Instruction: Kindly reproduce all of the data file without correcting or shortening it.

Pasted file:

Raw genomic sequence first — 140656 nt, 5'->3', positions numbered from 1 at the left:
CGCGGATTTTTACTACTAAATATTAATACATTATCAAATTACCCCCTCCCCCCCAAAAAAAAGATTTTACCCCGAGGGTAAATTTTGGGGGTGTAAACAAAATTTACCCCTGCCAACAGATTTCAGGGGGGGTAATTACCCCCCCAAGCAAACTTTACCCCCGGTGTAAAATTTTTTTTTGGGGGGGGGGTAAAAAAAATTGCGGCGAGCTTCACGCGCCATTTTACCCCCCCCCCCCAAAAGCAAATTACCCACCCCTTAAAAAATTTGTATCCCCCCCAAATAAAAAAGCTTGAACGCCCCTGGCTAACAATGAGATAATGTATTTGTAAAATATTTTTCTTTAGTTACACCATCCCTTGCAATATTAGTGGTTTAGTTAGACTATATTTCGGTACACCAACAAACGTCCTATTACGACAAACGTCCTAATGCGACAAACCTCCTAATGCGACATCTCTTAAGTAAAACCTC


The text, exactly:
Raw genomic sequence first — 140656 nt, 5'->3', positions numbered from 1 at the left:
CGCGGATTTTTACTACTAAATATTAATACATTATCAAATTACCCCCTCCCCCCCAAAAAAAAGATTTTACCCCGAGGGTAAATTTTGGGGGTGTAAACAAAATTTACCCCTGCCAACAGATTTCAGGGGGGGTAATTACCCCCCCAAGCAAACTTTACCCCCGGTGTAAAATTTTTTTTTGGGGGGGGGGTAAAAAAAATTGCGGCGAGCTTCACGCGCCATTTTACCCCCCCCCCCCAAAAGCAAATTACCCACCCCTTAAAAAATTTGTATCCCCCCCAAATAAAAAAGCTTGAACGCCCCTGGCTAACAATGAGATAATGTATTTGTAAAATATTTTTCTTTAGTTACACCATCCCTTGCAATATTAGTGGTTTAGTTAGACTATATTTCGGTACACCAACAAACGTCCTATTACGACAAACGTCCTAATGCGACAAACCTCCTAATGCGACATCTCTTAAGTAAAACCTC